The relationship between prolonged allograft ischemic time and reduced survival after heart transplantation has been clearly demonstrated (47,48), although this effect appears to be modified by donor age. This observation, which has constrained distant organ procurement, stimulated the development of technologies for continuous ex vivo perfusion of donor hearts (49). Initial work in porcine models showed that donor hearts sustained less functional impairment after storage with warm continuous perfusion, compared to cold static storage (50). The TransMedics Organ Care System (OCS) is the first and only commercially available ex vivo heart perfusion platform that can maintain the donor heart in a warm, beating, near-physiological state. The OCS was recently evaluated in the Prospective Multi-Center Safety and Effectiveness Evaluation of the Organ Care System Device for Cardiac Use II (PROCEED II) clinical trial in the United States and Europe, in which 128 patients underwent heart transplantation using donor hearts randomly assigned to ex vivo perfusion or standard cold storage (51). Study results showed that 30-day patient and graft survival, serious adverse events, incidence of severe rejection, and length of intensive care unit stay were similar between the two groups, thereby demonstrating non-inferiority of ex vivo perfusion during donor heart transport. Other studies have reported that ex vivo perfusion may reduce the incidence of primary graft dysfunction (52) and has been used to transport a heart with a 10-hour out of body time (53). In fact, the Harefield Hospital transplant program in London, UK routinely uses normothermic perfusion for heart transplants, with the rationale of limiting cold ischemia, particularly for redo sternotomy recipients and those undergoing complex VAD explants (54).

Although much work remains for optimizing cannulation techniques, standardizing myocardial protection (before and after use of the OCS), developing biomarkers and measures of the adequacy of myocardial perfusion and automating adjustments in perfusion, the hope is that use of ex vivo perfusion will reduce allograft preservation injury and even enable assessment and resuscitation of marginal donor hearts, thereby expanding the donor pool. The on-going TransMedics-sponsored EXPAND Heart Pivotal Trial ( aims to evaluate the safety and efficacy of the OCS for preserving and assessing 75 expanded-criteria donor hearts for transplantation at two centers in the United States. Finally, use of ex vivo perfusion systems may enable distant donor heart procurement, which could expand regional sharing beyond that currently possible.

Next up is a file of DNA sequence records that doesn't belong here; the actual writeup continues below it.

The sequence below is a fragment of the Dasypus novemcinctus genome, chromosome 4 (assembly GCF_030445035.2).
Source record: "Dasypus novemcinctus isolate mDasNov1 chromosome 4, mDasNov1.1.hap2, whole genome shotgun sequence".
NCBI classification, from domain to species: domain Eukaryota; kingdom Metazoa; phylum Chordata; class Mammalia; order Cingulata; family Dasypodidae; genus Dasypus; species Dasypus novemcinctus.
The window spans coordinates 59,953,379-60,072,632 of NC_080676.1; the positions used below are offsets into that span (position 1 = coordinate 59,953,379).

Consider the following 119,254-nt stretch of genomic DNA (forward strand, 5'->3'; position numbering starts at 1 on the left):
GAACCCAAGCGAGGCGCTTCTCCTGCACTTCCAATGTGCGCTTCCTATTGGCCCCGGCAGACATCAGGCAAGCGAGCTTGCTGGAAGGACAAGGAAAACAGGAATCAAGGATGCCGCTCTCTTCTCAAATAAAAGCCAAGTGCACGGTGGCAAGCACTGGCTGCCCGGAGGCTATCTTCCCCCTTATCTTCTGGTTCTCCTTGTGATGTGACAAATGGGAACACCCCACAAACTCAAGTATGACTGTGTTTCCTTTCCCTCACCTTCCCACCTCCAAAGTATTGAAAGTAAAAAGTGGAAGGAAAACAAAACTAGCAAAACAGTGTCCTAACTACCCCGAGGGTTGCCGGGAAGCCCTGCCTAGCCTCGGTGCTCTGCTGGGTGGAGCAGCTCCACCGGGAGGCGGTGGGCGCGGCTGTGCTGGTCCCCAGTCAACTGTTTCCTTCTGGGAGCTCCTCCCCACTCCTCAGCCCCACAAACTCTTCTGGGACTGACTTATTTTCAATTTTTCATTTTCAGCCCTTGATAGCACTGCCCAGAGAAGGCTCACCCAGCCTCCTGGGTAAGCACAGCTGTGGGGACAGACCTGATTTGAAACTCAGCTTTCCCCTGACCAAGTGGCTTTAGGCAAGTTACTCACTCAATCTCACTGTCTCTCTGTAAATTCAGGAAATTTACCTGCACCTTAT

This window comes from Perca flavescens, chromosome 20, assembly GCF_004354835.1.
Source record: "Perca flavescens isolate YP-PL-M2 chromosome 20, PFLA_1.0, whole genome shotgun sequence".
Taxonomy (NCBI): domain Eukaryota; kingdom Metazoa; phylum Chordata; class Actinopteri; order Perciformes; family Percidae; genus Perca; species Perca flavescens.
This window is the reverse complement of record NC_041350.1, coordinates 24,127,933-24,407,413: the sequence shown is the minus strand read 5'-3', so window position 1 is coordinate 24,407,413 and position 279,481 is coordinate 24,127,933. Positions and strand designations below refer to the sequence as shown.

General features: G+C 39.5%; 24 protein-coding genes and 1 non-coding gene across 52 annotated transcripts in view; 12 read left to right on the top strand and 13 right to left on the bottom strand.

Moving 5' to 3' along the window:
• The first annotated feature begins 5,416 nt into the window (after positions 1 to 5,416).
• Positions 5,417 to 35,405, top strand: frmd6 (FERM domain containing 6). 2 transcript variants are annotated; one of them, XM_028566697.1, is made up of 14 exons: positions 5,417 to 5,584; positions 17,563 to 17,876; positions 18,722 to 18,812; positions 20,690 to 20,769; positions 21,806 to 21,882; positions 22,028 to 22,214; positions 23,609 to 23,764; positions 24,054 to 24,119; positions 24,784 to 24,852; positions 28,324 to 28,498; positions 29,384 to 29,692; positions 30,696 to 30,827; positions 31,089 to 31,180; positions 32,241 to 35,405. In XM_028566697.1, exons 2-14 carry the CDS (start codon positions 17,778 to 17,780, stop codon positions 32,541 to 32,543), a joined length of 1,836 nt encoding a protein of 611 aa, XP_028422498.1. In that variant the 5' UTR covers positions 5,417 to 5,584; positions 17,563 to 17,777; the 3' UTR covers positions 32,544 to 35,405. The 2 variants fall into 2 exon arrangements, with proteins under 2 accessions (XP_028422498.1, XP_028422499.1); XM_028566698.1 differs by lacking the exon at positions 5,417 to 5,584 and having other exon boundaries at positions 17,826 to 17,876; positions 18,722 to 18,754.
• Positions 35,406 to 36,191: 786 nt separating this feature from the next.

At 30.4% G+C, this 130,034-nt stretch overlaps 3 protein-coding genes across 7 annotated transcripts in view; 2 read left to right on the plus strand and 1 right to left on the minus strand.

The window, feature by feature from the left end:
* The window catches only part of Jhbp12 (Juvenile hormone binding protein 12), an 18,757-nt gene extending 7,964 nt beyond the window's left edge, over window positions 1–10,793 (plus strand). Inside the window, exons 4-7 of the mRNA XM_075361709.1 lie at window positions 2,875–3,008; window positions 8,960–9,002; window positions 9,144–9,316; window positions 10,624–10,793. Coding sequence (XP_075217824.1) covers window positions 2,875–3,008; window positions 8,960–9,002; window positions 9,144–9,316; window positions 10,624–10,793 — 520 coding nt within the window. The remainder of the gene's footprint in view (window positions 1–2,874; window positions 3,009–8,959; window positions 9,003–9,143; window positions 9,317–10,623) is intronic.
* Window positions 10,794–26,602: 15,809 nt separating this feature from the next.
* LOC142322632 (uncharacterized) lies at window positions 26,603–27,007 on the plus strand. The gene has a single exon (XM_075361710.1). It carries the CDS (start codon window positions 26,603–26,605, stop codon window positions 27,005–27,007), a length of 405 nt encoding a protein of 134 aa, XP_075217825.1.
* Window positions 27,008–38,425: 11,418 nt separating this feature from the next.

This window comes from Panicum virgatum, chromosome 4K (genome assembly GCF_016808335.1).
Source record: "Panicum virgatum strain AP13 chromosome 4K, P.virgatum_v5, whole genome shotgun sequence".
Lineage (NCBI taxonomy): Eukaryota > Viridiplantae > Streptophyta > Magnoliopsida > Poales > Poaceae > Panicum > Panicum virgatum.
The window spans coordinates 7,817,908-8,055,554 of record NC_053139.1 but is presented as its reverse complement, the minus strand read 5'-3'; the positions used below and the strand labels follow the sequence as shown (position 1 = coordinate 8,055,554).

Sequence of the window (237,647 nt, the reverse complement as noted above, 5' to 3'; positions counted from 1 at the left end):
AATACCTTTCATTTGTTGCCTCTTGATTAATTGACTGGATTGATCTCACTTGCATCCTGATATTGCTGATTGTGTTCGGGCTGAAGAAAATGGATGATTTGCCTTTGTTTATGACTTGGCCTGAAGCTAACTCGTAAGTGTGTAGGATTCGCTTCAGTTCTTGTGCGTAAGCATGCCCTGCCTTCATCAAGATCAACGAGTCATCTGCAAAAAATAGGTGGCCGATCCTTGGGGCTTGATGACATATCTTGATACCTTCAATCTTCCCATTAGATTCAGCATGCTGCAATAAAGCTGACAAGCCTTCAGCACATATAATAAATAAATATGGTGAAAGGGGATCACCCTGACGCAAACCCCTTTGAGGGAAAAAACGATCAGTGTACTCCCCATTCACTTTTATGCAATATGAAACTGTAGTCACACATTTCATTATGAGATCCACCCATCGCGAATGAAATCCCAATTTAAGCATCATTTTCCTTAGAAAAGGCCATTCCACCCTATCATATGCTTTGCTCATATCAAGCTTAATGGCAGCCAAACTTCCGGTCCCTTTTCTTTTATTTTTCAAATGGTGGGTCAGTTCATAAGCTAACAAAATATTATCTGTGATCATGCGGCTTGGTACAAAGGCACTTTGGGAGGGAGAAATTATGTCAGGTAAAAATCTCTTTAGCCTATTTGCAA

Donation after circulatory death donors

Procurement of hearts from donors after circulatory death (DCD) represents the next frontier for increasing the availability of donor hearts for transplantation. It is estimated that DCD heart donation could increase overall heart transplant volume in the US by 15% to 23%, and up to 40% for pediatric transplants (OPTN data, accessed July 21, 2017). In the United Kingdom, DCD donors represent an even greater proportion of the organ donor pool, and DCD donation could increase heart transplant rates by over 30% (55). Cardiac transplantation with distantly procured DCD hearts has only recently been undertaken, after much groundwork was performed to develop ways to minimize cardiac damage during withdrawal of life support (56,57), to optimize organ preservation during transport via use of ex vivo normothermic perfusion (58) and to assess cardiac function prior to transplantation (59). The heart transplant programs at St. Vincent’s Hospital (Sydney, Australia), Papworth Hospital (Cambridge, UK) and Harefield Hospital (London, UK) have pioneered the use of DCD donor hearts for transplantation, with excellent clinical outcomes. Over 45 DCD heart transplants have been performed at these three programs since February 2015, with 75–100% 1-year survival (60).